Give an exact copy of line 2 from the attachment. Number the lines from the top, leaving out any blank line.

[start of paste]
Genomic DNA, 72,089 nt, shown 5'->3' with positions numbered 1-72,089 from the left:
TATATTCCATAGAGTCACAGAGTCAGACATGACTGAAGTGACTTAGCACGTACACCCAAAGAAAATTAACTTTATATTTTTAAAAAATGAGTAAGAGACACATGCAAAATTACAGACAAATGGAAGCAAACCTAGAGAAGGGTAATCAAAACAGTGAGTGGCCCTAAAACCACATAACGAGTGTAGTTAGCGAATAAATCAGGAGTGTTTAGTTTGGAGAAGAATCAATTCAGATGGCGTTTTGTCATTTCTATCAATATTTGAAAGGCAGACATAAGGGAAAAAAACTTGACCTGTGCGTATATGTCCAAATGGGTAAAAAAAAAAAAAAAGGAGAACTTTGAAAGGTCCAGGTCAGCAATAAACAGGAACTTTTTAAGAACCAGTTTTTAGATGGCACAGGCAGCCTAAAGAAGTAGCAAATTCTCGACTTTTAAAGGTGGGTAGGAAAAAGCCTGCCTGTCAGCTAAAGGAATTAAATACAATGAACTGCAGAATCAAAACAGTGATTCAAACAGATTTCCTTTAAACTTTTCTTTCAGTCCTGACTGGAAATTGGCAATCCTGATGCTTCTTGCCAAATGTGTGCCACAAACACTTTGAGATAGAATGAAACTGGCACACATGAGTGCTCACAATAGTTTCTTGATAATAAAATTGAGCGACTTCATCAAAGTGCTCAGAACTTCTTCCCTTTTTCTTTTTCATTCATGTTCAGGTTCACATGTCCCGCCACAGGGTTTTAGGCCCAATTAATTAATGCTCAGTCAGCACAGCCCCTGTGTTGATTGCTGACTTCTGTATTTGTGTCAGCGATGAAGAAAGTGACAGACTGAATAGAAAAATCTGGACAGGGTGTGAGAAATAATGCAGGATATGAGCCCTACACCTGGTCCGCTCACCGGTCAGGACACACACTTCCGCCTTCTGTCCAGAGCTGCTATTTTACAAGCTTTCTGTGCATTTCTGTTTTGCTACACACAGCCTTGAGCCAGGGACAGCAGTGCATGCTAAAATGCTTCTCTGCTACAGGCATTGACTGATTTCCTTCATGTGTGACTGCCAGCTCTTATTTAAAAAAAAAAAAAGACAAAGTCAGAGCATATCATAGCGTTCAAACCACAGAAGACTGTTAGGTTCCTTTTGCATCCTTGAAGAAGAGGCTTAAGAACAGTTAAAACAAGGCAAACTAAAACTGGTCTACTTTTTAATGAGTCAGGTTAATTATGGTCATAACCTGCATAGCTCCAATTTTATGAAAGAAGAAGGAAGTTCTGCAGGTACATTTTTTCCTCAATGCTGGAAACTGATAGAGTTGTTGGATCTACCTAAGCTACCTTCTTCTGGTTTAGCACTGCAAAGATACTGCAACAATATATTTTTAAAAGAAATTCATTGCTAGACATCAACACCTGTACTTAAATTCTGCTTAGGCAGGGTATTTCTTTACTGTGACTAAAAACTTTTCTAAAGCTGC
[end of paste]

TATATTCCATAGAGTCACAGAGTCAGACATGACTGAAGTGACTTAGCACGTACACCCAAAGAAAATTAACTTTATATTTTTAAAAAATGAGTAAGAGACACATGCAAAATTACAGACAAATGGAAGCAAACCTAGAGAAGGGTAATCAAAACAGTGAGTGGCCCTAAAACCACATAACGAGTGTAGTTAGCGAATAAATCAGGAGTGTTTAGTTTGGAGAAGAATCAATTCAGATGGCGTTTTGTCATTTCTATCAATATTTGAAAGGCAGACATAAGGGAAAAAAACTTGACCTGTGCGTATATGTCCAAATGGGTAAAAAAAAAAAAAAAGGAGAACTTTGAAAGGTCCAGGTCAGCAATAAACAGGAACTTTTTAAGAACCAGTTTTTAGATGGCACAGGCAGCCTAAAGAAGTAGCAAATTCTCGACTTTTAAAGGTGGGTAGGAAAAAGCCTGCCTGTCAGCTAAAGGAATTAAATACAATGAACTGCAGAATCAAAACAGTGATTCAAACAGATTTCCTTTAAACTTTTCTTTCAGTCCTGACTGGAAATTGGCAATCCTGATGCTTCTTGCCAAATGTGTGCCACAAACACTTTGAGATAGAATGAAACTGGCACACATGAGTGCTCACAATAGTTTCTTGATAATAAAATTGAGCGACTTCATCAAAGTGCTCAGAACTTCTTCCCTTTTTCTTTTTCATTCATGTTCAGGTTCACATGTCCCGCCACAGGGTTTTAGGCCCAATTAATTAATGCTCAGTCAGCACAGCCCCTGTGTTGATTGCTGACTTCTGTATTTGTGTCAGCGATGAAGAAAGTGACAGACTGAATAGAAAAATCTGGACAGGGTGTGAGAAATAATGCAGGATATGAGCCCTACACCTGGTCCGCTCACCGGTCAGGACACACACTTCCGCCTTCTGTCCAGAGCTGCTATTTTACAAGCTTTCTGTGCATTTCTGTTTTGCTACACACAGCCTTGAGCCAGGGACAGCAGTGCATGCTAAAATGCTTCTCTGCTACAGGCATTGACTGATTTCCTTCATGTGTGACTGCCAGCTCTTATTTAAAAAAAAAAAAAGACAAAGTCAGAGCATATCATAGCGTTCAAACCACAGAAGACTGTTAGGTTCCTTTTGCATCCTTGAAGAAGAGGCTTAAGAACAGTTAAAACAAGGCAAACTAAAACTGGTCTACTTTTTAATGAGTCAGGTTAATTATGGTCATAACCTGCATAGCTCCAATTTTATGAAAGAAGAAGGAAGTTCTGCAGGTACATTTTTTCCTCAATGCTGGAAACTGATAGAGTTGTTGGATCTACCTAAGCTACCTTCTTCTGGTTTAGCACTGCAAAGATACTGCAACAATATATTTTTAAAAGAAATTCATTGCTAGACATCAACACCTGTACTTAAATTCTGCTTAGGCAGGGTATTTCTTTACTGTGACTAAAAACTTTTCTAAAGCTGC